Unfortunately financial crisis can happen in your life that can’t be avoided, but if you experienced a foreclosure, short sale, or loan modification, you may get some relief and be able to exclude the debt forgiven on your principal residence from your income.
Prior to the Mortgage Forgiveness Debt Relief Act, taxpayers were required to include forgiven debt from foreclosure, short sale, or loan modification in their income at tax-time, but thanks to the extension of the Mortgage Forgiveness Debt Relief Act you are allowed to exclude the debt discharged on your principal residence from your taxable income up to $2 million ($1 million MFS).
Here are some things you need to know in order for your forgiven home mortgage debt to be tax-free:
- Your forgiven debt must be debt secured by your primary residence.
- Amounts borrowed that were not used to remodel, acquire, or build your principal residence do not qualify.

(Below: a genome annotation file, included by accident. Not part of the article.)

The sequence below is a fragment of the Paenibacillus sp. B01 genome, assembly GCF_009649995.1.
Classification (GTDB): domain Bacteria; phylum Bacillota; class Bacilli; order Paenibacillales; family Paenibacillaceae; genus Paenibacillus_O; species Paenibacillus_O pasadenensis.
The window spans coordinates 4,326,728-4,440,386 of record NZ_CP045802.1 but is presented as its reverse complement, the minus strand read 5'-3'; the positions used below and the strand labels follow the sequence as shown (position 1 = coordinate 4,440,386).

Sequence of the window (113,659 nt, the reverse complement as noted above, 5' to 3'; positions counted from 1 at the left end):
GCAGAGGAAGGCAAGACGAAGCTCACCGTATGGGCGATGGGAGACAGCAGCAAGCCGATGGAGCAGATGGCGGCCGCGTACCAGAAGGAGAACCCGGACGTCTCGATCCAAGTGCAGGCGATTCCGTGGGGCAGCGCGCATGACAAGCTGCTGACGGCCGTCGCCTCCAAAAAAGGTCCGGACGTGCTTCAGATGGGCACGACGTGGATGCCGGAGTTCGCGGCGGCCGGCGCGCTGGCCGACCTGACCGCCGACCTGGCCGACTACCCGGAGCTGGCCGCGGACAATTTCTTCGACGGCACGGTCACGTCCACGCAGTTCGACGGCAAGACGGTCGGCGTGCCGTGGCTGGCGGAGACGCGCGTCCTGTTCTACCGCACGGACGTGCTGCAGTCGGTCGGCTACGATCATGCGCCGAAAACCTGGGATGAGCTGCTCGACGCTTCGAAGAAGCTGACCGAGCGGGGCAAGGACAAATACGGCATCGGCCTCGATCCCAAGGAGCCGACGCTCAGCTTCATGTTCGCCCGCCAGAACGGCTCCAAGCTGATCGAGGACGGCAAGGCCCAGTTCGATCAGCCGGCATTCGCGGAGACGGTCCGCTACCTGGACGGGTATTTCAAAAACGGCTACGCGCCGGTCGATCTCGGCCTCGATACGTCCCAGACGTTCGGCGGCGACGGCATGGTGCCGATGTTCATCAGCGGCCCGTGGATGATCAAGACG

- There is a $2 million ($1 million MFS) limit on the amount that qualifies for exclusion.
- The law applies to refinanced home loans as well.
- The law only applies to mortgage debt and not other debt forgiveness.
- The Mortgage Debt Relief Act was extended through December 31, 2016 and applies to discharges of qualified principal residence indebtedness before January 1, 2017.
- The extended provision also modifies the exclusion to apply to qualified principal residence indebtedness that is discharged in 2017, but a written agreement was entered into in 2016.
Typically the Mortgage Forgiveness Debt Relief Act has been extended in the past. We don’t know when or if the provision will be extended again, but you can take comfort in knowing that if you have discharged qualified principal residence indebtedness this year you will be able to exclude it from your taxable income.
If you receive a Form 1099-C from your lender to report the cancellation of mortgage debt, don’t worry. TurboTax will ask you simple questions about the cancellation of debt and enter the information on the correct forms based on your answers so you are not taxed on the forgiven debt on your home.
Don’t forget to check back with the TurboTax blog to find out the latest updates on the Mortgage Forgiveness Debt Relief Act.